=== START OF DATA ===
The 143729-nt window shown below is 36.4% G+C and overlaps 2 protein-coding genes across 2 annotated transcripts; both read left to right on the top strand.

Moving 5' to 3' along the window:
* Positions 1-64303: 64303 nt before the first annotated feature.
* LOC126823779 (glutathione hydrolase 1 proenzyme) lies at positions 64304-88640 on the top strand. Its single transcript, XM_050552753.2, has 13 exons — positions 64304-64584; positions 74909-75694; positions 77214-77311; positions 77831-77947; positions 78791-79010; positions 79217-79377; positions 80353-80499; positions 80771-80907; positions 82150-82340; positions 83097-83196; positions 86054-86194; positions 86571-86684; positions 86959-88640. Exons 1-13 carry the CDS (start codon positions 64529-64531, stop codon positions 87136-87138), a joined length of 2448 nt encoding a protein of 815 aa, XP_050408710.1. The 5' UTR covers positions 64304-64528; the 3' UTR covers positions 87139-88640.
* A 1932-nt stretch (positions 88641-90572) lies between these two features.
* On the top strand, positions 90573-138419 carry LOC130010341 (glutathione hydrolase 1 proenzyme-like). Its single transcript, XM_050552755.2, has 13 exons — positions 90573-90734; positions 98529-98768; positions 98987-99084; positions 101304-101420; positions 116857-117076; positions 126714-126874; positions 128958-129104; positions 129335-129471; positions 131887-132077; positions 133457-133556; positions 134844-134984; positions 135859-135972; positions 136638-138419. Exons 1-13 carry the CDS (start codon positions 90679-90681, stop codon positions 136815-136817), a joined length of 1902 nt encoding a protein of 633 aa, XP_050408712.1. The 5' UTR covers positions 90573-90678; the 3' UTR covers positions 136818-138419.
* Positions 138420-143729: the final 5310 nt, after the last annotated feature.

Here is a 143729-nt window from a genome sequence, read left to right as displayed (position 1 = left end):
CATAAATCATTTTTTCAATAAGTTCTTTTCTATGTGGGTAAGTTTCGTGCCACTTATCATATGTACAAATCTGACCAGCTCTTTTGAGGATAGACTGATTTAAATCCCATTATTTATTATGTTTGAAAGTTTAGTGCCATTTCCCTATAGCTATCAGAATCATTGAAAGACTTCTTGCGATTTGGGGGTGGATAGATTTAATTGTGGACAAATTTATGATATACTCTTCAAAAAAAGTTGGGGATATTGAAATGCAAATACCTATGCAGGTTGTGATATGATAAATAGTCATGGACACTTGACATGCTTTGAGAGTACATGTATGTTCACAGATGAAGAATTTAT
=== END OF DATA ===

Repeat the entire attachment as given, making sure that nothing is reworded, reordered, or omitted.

The 143729-nt window shown below is 36.4% G+C and overlaps 2 protein-coding genes across 2 annotated transcripts; both read left to right on the top strand.

Moving 5' to 3' along the window:
* Positions 1-64303: 64303 nt before the first annotated feature.
* LOC126823779 (glutathione hydrolase 1 proenzyme) lies at positions 64304-88640 on the top strand. Its single transcript, XM_050552753.2, has 13 exons — positions 64304-64584; positions 74909-75694; positions 77214-77311; positions 77831-77947; positions 78791-79010; positions 79217-79377; positions 80353-80499; positions 80771-80907; positions 82150-82340; positions 83097-83196; positions 86054-86194; positions 86571-86684; positions 86959-88640. Exons 1-13 carry the CDS (start codon positions 64529-64531, stop codon positions 87136-87138), a joined length of 2448 nt encoding a protein of 815 aa, XP_050408710.1. The 5' UTR covers positions 64304-64528; the 3' UTR covers positions 87139-88640.
* A 1932-nt stretch (positions 88641-90572) lies between these two features.
* On the top strand, positions 90573-138419 carry LOC130010341 (glutathione hydrolase 1 proenzyme-like). Its single transcript, XM_050552755.2, has 13 exons — positions 90573-90734; positions 98529-98768; positions 98987-99084; positions 101304-101420; positions 116857-117076; positions 126714-126874; positions 128958-129104; positions 129335-129471; positions 131887-132077; positions 133457-133556; positions 134844-134984; positions 135859-135972; positions 136638-138419. Exons 1-13 carry the CDS (start codon positions 90679-90681, stop codon positions 136815-136817), a joined length of 1902 nt encoding a protein of 633 aa, XP_050408712.1. The 5' UTR covers positions 90573-90678; the 3' UTR covers positions 136818-138419.
* Positions 138420-143729: the final 5310 nt, after the last annotated feature.

Here is a 143729-nt window from a genome sequence, read left to right as displayed (position 1 = left end):
CATAAATCATTTTTTCAATAAGTTCTTTTCTATGTGGGTAAGTTTCGTGCCACTTATCATATGTACAAATCTGACCAGCTCTTTTGAGGATAGACTGATTTAAATCCCATTATTTATTATGTTTGAAAGTTTAGTGCCATTTCCCTATAGCTATCAGAATCATTGAAAGACTTCTTGCGATTTGGGGGTGGATAGATTTAATTGTGGACAAATTTATGATATACTCTTCAAAAAAAGTTGGGGATATTGAAATGCAAATACCTATGCAGGTTGTGATATGATAAATAGTCATGGACACTTGACATGCTTTGAGAGTACATGTATGTTCACAGATGAAGAATTTAT